If you think you're cutting calories by eating diet or low-calorie versions of your favorite foods, think again. A new study by Canadian scientists published in the journal Obesity suggests that our bodies can't be fooled that easily.
Led by David Pierce, researchers at the University of Alberta studied the eating habits of young rats, and found that they tended to overeat when they were fed "diet" foods. Though the new study was conducted in animals, it adds to a growing body of research in humans that suggests a diet-foods paradox: the more low-calorie (or even zero-calorie) sodas and foods you consume, the more your body demands payback for the calories it was deprived.
Pierce and his team started with the assumption that animals, and young animals in particular, are adapted to crave high-calorie foods that are packed with fat and carbohydrates, the crucial biological fuel that rapidly growing juveniles need. Using classic Pavlovian conditioning techniques, Pierce trained his rats to associate low-calorie foods with a "diet" taste, and high-calorie foods with a different taste. So, when the rats were fed a high-calorie food that had been flavored with the diet taste, their brains assumed that their bodies were running low on calories. These animals then overate at their next meal in an effort to refuel and make up for the lost energy. "Animals have the ability to sense the caloric value of food they take in," says Pierce. "We found out that an animal can learn to use flavors to predict calories in an attempt to achieve energy balance."
This same phenomenon could explain similar results in recent studies of dieters, says Pierce. Two years ago, scientists at the University of Texas reported in an eight-year study that for every can of diet soda that a person drank, he raised his risk of being overweight by 41%, compared to a 30% increase in drinkers of regular, sugared drinks. Earlier this year, another study of diet-soda drinkers came to a similar conclusion, this time about metabolic syndrome, the dangerous constellation of risk factors, such as obesity, high cholesterol and insulin resistance, that increases the likelihood of heart disease. In this report, part of the 60-year-old Framingham Heart Study, researchers found that soda drinkers, regardless of whether they consumed diet or regular beverages, had a 48% higher risk of metabolic syndrome than non-soda drinkers.
At the time, even the study authors conceded that it was impossible to implicate diet drinks completely, since it's possible that those who drank low-calorie beverages were already overweight or at higher risk of metabolic syndrome, and chose the diet drinks in an effort to get healthier. But Pierce's work hints that a more basic, biological mechanism may be at work. The animals in his study were able to predict the amount of calories in a food based on taste, demonstrating that the body uses cues like taste and texture to make sure it's getting enough fuel. Just as Pierce's rats were fooled into thinking they hadn't absorbed enough calories after eating diet chow, people are preprogrammed to anticipate sugary, high-calorie fulfillment when drinking a soda or noshing on a sweet-tasting snack. So, the diet versions of these foods may leave them unsatisfied, driving them to eat more to make up the difference.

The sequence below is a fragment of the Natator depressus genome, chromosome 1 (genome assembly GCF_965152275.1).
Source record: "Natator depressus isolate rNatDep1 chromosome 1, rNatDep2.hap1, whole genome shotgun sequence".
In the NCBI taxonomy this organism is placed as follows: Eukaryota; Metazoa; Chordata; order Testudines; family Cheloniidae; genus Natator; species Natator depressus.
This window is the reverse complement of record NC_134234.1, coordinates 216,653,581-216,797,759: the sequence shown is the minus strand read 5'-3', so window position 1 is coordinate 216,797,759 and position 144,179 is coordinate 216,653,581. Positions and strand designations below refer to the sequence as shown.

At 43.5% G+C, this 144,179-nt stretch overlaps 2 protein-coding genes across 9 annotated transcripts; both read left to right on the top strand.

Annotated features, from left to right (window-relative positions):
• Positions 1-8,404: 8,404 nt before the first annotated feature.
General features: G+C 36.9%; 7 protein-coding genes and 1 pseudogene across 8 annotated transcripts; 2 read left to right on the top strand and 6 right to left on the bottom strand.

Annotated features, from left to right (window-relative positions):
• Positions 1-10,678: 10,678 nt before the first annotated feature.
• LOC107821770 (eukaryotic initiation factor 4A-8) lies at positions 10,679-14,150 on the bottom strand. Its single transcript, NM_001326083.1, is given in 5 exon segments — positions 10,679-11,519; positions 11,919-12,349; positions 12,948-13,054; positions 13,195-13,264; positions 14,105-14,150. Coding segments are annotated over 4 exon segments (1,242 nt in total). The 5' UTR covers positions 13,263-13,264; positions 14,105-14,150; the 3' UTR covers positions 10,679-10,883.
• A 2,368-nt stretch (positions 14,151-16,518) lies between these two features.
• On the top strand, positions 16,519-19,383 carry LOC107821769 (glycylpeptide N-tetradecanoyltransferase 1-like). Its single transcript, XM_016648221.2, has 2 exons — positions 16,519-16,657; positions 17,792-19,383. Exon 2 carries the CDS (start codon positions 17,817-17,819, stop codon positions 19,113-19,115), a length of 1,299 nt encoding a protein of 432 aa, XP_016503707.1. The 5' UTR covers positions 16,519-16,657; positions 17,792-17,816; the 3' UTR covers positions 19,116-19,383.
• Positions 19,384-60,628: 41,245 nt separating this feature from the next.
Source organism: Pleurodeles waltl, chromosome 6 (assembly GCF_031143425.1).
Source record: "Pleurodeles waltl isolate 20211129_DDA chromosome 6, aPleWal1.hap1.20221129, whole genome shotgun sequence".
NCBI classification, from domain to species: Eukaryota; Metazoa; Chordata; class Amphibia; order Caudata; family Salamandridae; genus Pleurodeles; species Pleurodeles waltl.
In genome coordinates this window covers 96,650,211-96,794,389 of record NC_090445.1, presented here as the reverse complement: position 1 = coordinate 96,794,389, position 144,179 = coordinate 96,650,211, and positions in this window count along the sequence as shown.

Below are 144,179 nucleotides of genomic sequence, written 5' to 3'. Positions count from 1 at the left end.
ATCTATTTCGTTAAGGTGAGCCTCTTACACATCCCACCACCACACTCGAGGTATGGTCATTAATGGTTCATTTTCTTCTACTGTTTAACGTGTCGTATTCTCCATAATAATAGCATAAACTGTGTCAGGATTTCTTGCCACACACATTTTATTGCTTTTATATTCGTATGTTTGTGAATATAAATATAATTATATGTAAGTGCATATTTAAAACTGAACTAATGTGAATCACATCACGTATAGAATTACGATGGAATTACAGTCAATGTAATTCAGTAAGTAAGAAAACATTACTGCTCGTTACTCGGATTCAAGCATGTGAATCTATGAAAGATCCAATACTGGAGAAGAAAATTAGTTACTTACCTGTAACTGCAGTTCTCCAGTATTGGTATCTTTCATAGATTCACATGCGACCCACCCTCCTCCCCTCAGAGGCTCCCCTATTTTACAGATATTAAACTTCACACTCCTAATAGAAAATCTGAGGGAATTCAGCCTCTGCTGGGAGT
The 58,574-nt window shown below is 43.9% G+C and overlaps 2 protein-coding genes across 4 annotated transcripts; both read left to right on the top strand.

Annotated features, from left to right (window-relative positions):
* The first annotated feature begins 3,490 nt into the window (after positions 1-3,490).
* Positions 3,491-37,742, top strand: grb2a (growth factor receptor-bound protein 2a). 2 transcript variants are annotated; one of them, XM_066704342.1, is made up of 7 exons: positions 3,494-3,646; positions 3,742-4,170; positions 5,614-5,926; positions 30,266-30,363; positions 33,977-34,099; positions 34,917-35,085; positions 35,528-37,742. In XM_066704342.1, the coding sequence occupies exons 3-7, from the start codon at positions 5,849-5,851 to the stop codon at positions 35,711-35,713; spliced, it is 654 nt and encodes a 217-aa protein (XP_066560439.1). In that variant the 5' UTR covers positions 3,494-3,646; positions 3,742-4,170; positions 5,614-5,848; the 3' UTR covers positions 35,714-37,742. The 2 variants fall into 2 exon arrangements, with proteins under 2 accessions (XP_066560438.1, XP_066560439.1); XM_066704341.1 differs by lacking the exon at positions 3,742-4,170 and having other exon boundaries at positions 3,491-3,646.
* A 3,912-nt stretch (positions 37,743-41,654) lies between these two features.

All of this emerging work could make the food and beverage industry, which has invested billions in diet and low-calorie versions of almost every food imaginable, a bit uneasy. "This study simply defies common sense," wrote Dr. Richard Adamson, scientific consultant to the American Beverage Association, in a prepared statement responding to the study. "To suggest that foods and beverages with zero calories contribute to weight gain contradicts the overwhelming body of scientific evidence that supports that they can help you reduce calories and maintain a healthy weight."
Dr. Ramachandran Vasan, lead author of the Framingham study, however, notes, "A zero-calorie drink could produce a metabolic response if it is sweet. It can condition you to develop a preference for sweet things, which can lead to weight gain or metabolic syndrome. So something that is sweet could produce a metabolic effect even if it doesn't have a whole lot of calories."
Of course, none of the studies has yet proved that diet foods or beverages actually cause weight gain or heart disease; they have merely found an intriguing association, which scientists are still trying to explain. Well, nobody ever said counting calories was easy.